Most clay cookware is not suitable for use directly on an open flame or over a high-intensity heat source, such as a campfire or an open gas flame without proper precautions. Clay cookware is designed for slower, more controlled cooking methods. Here are some important considerations:
1. Thermal Shock: Clay cookware is sensitive to rapid temperature changes, and exposure to direct open flames can cause thermal shock. Thermal shock can lead to cracking or breaking of the cookware.
2. High Temperatures: Open flames can generate extremely high temperatures, far beyond what clay cookware is designed to handle. Excessive heat can damage the pot, weaken its structural integrity, and cause it to crack or break.
3. Use a Heat Diffuser: If you need to use clay cookware on an open flame, it’s essential to use a heat diffuser or flame tamer. A heat diffuser is a metal or cast iron plate that distributes heat evenly and prevents direct contact between the flame and the clay pot. This helps to moderate the heat and reduce the risk of thermal shock.
4. Slow Cooking: Even with a heat diffuser, it’s advisable to use clay cookware for slow cooking or simmering on an open flame rather than high-heat cooking methods like searing or rapid boiling.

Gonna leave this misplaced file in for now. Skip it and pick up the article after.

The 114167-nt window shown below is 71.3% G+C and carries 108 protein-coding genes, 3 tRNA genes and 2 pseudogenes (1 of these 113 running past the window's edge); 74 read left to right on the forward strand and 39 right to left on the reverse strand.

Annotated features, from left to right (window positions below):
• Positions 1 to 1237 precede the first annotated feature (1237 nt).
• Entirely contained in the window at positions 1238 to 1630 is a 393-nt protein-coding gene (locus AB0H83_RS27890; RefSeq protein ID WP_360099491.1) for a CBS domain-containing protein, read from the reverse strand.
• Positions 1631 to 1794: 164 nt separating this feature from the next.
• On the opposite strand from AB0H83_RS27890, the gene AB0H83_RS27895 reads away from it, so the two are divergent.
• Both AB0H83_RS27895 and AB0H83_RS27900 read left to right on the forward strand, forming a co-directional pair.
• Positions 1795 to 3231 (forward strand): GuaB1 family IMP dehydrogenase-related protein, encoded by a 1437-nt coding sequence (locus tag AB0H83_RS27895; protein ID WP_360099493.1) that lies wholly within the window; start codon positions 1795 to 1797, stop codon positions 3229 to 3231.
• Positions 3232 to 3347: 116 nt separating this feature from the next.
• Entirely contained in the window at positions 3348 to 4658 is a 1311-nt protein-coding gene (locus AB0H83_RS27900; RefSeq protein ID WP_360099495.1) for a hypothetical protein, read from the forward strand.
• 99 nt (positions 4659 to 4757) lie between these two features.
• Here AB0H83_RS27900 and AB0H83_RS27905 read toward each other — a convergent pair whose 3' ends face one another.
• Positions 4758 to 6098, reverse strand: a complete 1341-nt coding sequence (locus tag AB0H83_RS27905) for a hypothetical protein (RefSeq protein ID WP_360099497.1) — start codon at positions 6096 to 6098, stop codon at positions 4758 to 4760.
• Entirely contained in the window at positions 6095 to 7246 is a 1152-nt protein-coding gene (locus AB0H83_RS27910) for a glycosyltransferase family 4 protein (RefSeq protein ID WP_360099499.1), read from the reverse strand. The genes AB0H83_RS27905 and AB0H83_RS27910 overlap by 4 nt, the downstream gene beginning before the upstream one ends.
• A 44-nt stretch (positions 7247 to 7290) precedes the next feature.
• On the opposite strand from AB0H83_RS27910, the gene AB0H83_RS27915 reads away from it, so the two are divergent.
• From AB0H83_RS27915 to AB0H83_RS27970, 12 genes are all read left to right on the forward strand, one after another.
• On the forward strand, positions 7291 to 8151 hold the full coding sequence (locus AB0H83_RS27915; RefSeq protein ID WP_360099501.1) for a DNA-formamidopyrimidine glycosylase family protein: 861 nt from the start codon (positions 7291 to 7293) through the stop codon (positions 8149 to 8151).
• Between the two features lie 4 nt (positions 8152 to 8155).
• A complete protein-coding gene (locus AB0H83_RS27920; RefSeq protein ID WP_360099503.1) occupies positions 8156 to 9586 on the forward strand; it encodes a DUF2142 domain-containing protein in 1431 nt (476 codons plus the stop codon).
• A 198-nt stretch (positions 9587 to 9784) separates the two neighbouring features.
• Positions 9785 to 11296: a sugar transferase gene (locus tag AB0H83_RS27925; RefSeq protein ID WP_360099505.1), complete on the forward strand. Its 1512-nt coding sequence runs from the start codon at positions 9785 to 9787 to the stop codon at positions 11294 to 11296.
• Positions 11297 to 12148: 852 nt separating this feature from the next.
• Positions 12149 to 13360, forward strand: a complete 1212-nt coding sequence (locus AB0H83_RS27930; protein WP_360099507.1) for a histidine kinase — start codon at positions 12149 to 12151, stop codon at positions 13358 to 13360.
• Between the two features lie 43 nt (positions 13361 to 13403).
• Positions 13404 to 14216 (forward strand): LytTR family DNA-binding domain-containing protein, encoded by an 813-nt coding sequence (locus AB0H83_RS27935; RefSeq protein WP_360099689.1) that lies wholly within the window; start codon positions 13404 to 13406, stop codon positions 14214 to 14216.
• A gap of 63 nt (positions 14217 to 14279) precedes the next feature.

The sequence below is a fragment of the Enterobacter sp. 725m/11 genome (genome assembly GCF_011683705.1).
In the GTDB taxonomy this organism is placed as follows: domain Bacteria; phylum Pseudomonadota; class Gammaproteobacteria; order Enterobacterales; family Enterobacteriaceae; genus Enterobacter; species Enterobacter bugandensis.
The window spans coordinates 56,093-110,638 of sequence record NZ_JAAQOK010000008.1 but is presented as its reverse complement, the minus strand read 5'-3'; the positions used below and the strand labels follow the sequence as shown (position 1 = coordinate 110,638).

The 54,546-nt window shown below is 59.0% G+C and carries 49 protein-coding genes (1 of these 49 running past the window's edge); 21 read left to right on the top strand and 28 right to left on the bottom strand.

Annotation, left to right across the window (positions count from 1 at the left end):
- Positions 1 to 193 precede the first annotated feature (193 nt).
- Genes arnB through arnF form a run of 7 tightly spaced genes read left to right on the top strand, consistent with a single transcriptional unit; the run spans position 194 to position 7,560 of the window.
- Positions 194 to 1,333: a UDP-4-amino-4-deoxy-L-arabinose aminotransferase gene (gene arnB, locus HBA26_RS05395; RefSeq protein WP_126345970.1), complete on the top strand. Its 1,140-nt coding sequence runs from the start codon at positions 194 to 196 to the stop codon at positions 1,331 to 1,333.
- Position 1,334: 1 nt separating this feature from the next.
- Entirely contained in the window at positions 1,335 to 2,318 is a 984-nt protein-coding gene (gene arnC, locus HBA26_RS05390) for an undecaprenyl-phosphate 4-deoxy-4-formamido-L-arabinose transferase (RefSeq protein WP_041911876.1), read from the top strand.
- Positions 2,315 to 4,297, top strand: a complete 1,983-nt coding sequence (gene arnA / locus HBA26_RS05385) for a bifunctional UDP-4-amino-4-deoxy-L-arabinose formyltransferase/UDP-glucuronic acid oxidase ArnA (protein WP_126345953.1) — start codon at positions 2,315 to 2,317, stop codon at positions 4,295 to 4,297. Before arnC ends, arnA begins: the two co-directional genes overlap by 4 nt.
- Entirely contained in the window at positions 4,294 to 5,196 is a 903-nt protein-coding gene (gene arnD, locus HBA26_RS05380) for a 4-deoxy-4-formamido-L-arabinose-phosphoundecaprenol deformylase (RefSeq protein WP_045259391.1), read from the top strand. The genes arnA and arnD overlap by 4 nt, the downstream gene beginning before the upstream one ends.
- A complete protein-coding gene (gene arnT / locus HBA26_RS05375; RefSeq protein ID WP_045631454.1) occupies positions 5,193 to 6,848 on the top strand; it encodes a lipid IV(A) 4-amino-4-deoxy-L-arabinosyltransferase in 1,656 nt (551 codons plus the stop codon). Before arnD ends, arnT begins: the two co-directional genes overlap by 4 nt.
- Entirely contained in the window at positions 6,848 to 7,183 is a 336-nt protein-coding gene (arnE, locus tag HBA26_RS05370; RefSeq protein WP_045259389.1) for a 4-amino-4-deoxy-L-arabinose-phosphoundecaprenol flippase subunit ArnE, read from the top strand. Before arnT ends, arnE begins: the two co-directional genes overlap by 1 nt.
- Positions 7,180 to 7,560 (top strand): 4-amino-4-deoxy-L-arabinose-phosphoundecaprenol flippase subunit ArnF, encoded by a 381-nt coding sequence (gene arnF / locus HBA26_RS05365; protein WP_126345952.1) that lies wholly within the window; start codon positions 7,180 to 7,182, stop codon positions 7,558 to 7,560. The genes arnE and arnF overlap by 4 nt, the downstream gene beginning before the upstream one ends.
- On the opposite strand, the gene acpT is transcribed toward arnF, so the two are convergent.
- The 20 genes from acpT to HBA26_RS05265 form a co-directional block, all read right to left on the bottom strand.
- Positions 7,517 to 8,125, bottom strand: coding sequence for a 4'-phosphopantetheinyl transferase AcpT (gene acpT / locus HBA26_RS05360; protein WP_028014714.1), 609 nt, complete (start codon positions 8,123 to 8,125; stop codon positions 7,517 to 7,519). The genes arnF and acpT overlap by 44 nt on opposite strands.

5. Wood-Fired Ovens: Traditional clay ovens, such as wood-fired ovens used for baking bread and pizza, are designed to withstand the high temperatures generated by the flames. These ovens have thick clay walls that can handle the heat while maintaining a consistent temperature.
6. Check Manufacturer Recommendations: Always check the manufacturer’s guidelines and recommendations for your specific clay cookware. Some clay pots are designed for stovetop use, while others are intended solely for baking or serving.
In summary, while it is possible to use clay cookware on an open flame with the proper precautions, it is generally not recommended. Clay cookware is best suited for slow, controlled cooking over moderate heat sources like stovetops and conventional ovens. If you want to cook over open flames, consider using cookware specifically designed for high-heat cooking, such as cast iron or stainless steel.